To resist, or at least escape for a while that air of inevitability, I began to conceive in my mind a road trip through this country’s alternate economic and social history—its utopian past. For twenty-five years, I had been casually reading and collecting materials about those nineteenth-century visionaries. Last October, I finally felt ready to go. With a map of the eastern United States spread out across my kitchen table, I plotted my prospective route with a green marker. It would start right down the road from me, at the site of a Shaker community called Pleasant Hill, and it would end in Oneida, New York, where the perfectionists, led by John Humphrey Noyes, invented a free-love philosophy called Bible communism, which was at once the opposite and the apotheosis of the chaste Shakers. My plan was to pick through the ruins and the reconstructions of those utopian dreams in the hope of piecing that story back together. I wanted to examine those remains to find what images and ideas might be exhumed and perhaps breathed back to life. The economist Milton Friedman, who was wrong about a great many things, was right, I think, when he said, “Only a crisis—actual or perceived—produces real change. When that crisis occurs, the actions that are taken depend on the ideas that are lying around. That, I believe, is our basic function: to develop alternatives to existing policies, to keep them alive and available until the politically impossible becomes politically inevitable.” Because I believe our country is in the midst of great political, economic, social, and environmental crises, I decided to set out in search of those alternatives that now seem impossible but might soon prove inevitable.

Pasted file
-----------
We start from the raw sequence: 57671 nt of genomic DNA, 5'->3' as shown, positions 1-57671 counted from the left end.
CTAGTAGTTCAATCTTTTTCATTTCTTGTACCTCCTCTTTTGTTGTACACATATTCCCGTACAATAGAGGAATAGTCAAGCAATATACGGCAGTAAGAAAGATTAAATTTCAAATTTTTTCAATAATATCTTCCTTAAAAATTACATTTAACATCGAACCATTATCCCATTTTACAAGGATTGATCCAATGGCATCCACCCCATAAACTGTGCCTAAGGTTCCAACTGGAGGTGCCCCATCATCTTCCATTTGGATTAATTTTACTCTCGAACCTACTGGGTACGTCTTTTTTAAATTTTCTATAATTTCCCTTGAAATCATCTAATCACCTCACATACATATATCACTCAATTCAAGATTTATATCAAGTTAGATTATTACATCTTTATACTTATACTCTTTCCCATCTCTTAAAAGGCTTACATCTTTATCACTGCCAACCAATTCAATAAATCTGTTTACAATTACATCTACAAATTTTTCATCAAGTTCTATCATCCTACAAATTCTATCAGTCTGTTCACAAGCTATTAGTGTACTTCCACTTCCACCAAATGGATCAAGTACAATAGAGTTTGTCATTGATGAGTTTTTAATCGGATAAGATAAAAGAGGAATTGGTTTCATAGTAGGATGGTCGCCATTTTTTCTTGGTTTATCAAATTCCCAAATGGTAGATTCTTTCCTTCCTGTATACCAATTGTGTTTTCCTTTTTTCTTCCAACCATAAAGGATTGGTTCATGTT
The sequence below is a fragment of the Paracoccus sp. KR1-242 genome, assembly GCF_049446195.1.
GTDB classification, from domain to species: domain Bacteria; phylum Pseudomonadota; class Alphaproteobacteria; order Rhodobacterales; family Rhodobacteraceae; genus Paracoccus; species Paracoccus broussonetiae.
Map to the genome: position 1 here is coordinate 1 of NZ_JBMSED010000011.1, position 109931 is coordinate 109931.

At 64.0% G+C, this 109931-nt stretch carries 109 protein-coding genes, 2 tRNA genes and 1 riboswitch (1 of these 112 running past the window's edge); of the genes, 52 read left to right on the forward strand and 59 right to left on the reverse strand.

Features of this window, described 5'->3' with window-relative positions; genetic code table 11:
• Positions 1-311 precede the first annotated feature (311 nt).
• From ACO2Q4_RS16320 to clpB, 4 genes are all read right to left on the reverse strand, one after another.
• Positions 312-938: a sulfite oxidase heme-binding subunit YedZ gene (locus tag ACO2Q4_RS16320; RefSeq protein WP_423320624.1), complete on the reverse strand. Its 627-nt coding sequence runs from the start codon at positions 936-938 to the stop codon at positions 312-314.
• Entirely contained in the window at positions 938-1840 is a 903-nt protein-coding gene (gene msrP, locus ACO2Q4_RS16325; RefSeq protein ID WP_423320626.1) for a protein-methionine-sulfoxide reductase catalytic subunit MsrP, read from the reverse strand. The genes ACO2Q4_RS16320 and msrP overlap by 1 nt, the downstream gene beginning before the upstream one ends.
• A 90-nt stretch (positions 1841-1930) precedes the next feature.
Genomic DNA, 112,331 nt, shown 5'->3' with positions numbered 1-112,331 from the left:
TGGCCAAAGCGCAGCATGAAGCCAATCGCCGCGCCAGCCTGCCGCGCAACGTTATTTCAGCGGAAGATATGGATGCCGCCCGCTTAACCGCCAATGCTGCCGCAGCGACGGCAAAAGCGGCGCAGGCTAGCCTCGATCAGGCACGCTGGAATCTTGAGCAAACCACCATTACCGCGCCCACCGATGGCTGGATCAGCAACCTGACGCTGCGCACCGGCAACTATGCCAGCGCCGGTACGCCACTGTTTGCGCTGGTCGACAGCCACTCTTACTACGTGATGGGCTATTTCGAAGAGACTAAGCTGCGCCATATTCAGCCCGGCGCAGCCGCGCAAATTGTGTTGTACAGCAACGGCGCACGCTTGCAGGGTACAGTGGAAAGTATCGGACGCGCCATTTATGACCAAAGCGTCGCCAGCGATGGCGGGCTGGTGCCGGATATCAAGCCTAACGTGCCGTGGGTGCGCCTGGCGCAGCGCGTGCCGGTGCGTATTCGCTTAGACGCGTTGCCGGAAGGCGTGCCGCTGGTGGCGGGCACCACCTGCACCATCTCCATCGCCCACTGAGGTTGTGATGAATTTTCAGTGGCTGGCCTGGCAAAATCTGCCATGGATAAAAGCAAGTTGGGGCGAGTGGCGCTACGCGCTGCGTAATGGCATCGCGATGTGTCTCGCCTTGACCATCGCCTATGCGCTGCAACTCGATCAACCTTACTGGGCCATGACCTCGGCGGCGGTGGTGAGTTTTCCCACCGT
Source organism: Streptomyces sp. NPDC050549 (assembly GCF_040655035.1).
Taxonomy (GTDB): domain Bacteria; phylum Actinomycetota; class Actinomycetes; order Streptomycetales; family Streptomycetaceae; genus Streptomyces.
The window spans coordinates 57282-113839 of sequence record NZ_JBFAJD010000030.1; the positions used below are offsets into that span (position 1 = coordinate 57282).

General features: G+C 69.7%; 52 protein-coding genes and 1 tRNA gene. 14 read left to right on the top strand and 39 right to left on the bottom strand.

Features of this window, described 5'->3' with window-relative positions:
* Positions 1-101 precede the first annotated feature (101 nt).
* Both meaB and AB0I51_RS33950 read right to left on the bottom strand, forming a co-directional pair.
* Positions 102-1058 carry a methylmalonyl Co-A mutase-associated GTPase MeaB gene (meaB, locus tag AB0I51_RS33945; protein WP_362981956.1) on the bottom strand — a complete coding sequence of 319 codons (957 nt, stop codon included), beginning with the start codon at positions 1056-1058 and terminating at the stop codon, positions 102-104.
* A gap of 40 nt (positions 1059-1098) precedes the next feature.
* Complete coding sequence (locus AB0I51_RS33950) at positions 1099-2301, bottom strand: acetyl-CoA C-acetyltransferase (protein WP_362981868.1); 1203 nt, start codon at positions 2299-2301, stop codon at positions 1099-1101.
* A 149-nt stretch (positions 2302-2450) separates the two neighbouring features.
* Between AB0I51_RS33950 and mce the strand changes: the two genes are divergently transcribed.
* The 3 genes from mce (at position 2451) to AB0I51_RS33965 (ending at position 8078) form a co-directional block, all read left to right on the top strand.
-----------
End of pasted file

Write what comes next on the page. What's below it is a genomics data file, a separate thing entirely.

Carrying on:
I will not, of course, visit every utopian community that ever took shape in this country, and the account that follows is in no way meant to present a comprehensive history of the American utopian movement. I’m not a social scientist; I’m a guy with a truck, a gas card, and a few boxes of old books shifting around in the cab. In fact, I made a deliberate decision to limit my peregrinations to the eastern states. That leaves out communities and movements such as the Mormons of Utah, the Icarians of Iowa, Colorado’s Drop City, and Paolo Soleri’s “ecotopia,” Arcosanti, in the Arizona desert. Among others. This, unfortunately, could not be helped. I am afflicted by a bizarre mental illness whereby the analytical portion of my brain stops functioning whenever I cross the Mississippi River. While it’s all fascinating out there, out west, I’ve spent my whole life in the eastern United States, and as a result, I don’t trust my instincts to read the western geographical and cultural landscapes with any real sense of understanding or acuity. But more than that, of the two hundred or so utopian communities that formed between 1820 and 1850, almost all of them took root in the eastern half of this young country. It was here in the East that preachers, publishers, and backwoods prophets began the hard mental and physical work of conceiving paradise on earth. Many of those visionaries eventually wandered or were forced westward, but the elemental intellectual history of the utopian movement still lies, or is buried, on Long Island, in upstate New York, or on the banks of the Wabash River in Indiana. Beginning near the latter and roving east toward the former, I suspect there will be plenty to see.